The headline ("California Refuses To Return Execution Drug To FDA") looks like another feds vs. state dispute that is emblematic of the Age of Obama, but actually it's a lot more complicated. Turns out the FDA doesn't really want the drugs back either.
California prison officials are defying a U.S. Food and Drug Administration order to return supplies of a foreign-made drug used in executions, saying they disagree with a federal judge's ruling that the drug was imported illegally without an FDA safety review.
The FDA, which also disagreed with the judge and argued that no such review is required, said Friday that it will appeal the ruling.
The dispute adds further uncertainty to the resumption of executions in California, blocked since 2006 by an order by another federal judge who found numerous flaws in the state's procedures for lethal injections.
The drug, sodium thiopental, is an anesthetic used by California and most other states to render a prisoner unconscious at the start of the execution process. After the sole U.S. manufacturer stopped production in 2009, California and several other states got new supplies from a British distributor of Austrian-made sodium thiopental.
The real problem is a DC-based federal judge (a George W Bush appointee, as it happens) who ordered the FDA to demand that states return the stuff for further testing.
The FDA, which tests foreign-made medications for safety and effectiveness before allowing their distribution, approved the drug's shipments without inspection, saying a review of execution drugs was not part of its "public health role." A judge in Washington, D.C., disagreed in March and told the agency to halt the imports and to tell states to return their supplies to the FDA.
A 1962 law explicitly requires the FDA to test all imported drugs and to baLabelsn shipments of unexamined drugs, said U.S. District Judge Richard Leon. He said the agency was violating the law and appeared to be demonstrating a "callous indifference to the health consequences of those imminently facing the executioner's needle."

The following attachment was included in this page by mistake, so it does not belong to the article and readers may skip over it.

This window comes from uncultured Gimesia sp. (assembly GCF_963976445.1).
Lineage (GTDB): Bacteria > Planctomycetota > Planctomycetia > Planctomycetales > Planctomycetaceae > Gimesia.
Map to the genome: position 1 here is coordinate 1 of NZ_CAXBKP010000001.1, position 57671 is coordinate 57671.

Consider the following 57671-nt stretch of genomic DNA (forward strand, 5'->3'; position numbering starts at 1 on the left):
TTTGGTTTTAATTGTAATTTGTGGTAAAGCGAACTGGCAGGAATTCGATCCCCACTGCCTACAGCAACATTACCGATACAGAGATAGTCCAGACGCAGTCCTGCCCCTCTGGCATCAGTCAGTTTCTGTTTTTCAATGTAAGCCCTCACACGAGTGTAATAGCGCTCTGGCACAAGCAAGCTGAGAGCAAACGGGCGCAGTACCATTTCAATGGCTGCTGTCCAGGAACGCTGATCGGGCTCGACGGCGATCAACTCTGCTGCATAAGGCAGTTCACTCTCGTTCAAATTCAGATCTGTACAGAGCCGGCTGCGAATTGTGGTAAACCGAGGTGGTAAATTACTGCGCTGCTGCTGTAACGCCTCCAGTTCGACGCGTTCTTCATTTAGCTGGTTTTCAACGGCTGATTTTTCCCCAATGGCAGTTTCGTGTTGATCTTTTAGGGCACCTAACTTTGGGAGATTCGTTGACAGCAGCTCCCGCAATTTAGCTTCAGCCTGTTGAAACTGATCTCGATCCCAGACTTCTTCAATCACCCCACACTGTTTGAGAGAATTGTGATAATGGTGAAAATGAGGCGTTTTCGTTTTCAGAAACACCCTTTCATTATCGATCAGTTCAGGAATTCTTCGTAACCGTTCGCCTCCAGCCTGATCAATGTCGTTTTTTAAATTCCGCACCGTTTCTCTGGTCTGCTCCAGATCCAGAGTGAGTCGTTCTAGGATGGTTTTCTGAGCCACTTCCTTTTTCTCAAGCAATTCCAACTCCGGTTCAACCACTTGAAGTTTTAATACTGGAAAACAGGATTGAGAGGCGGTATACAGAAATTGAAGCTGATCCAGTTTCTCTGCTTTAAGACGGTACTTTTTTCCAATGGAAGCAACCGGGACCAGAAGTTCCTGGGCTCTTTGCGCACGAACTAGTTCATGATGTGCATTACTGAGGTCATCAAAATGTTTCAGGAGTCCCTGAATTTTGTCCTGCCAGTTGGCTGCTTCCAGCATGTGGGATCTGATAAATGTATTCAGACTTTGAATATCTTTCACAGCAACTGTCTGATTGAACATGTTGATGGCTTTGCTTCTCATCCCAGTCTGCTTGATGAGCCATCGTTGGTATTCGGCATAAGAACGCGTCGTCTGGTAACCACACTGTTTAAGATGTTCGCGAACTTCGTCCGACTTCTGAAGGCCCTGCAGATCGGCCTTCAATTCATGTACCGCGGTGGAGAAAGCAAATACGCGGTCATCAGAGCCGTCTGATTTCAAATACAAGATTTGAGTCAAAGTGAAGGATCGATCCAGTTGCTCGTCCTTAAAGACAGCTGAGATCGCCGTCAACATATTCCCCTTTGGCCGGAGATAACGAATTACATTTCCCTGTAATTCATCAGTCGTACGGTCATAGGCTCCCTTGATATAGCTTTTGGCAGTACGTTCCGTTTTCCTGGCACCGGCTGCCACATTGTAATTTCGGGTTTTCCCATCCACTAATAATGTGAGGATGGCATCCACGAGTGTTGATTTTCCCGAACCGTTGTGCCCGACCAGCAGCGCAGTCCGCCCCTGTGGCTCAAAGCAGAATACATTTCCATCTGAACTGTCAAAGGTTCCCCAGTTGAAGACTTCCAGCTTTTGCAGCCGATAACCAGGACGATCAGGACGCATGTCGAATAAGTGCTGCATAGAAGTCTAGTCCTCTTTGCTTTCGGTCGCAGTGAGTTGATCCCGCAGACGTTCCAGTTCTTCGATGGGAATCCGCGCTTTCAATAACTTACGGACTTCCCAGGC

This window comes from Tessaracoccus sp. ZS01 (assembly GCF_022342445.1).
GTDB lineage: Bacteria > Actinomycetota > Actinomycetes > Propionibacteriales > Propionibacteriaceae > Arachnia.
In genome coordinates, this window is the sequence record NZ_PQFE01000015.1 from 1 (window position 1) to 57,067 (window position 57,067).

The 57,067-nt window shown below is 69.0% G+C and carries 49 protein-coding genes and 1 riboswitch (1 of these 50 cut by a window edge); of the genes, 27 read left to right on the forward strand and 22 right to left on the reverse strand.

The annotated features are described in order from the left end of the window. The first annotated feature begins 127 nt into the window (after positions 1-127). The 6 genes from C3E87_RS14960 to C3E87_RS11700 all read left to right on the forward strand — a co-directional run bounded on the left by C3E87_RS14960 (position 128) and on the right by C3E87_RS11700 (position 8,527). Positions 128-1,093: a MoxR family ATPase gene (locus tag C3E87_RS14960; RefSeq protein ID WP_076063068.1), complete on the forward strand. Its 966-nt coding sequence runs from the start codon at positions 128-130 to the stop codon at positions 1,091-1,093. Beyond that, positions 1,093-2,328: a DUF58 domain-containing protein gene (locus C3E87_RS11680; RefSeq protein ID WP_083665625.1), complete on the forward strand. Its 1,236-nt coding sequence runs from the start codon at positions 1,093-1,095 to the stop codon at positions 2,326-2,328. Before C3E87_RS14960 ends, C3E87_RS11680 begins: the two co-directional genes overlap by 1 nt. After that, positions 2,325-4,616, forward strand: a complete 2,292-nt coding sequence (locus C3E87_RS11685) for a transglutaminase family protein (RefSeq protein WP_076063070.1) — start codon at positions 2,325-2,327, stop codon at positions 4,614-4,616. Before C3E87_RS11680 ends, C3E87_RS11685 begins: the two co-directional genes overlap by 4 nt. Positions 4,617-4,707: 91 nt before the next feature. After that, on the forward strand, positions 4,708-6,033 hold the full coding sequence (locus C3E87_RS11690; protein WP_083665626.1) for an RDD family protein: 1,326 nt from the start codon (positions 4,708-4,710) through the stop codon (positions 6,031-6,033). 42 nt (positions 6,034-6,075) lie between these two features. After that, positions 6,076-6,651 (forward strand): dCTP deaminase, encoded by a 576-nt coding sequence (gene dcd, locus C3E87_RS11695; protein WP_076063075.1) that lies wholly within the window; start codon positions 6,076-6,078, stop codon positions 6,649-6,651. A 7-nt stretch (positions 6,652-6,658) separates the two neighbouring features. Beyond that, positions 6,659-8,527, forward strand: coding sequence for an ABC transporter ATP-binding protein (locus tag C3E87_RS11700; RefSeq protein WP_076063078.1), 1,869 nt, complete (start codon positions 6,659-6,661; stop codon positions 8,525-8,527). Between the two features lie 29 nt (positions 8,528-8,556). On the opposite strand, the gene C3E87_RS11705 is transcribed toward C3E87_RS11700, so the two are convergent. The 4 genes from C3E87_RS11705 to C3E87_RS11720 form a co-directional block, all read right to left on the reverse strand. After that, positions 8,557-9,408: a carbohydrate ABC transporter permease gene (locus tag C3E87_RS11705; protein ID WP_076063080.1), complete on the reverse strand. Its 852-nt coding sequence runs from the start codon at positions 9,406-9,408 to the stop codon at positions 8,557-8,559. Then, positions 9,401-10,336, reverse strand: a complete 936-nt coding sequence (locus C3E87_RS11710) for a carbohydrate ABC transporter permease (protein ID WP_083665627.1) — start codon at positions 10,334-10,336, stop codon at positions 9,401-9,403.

I realize that topics like the death penalty, food & drug safety, and execution "cocktails" are Serious Business, but it's hard to read that last sentence without laughing.
Younger folks might not realize this, but 20 years ago the use of drugs as tools of state execution was seen as the perfect solution to the argument that other methods (electric chairs, gas chambers, firing squads, alligator pits, deportation of illegal immigrants) constituted cruel and unusual punishment. The drugs worked silently and quickly, putting the condemned to sleep before finishing them off. They certainly worked well here in California with a number of satisfied customers going to their reward without choking to death in the gas chamber.
But, within a few years, death penalty opponents were at it again, claiming that the prisoners experienced pain when their hearts stopped working. (yes, but it was a very short-lived pain). Drug proponents had effectively adopted the premise that all of the other methods were cruel & unusual, but now death penalty opponents were able to convince a federal judge in CA that the drug cocktail was also cruel & unusual, and - gosh darn it - there were no other methods available. So, we've had an unofficial moratorium on the death penalty since 2006. If you're starting to think it was all a set-up, well I don't think you're wrong.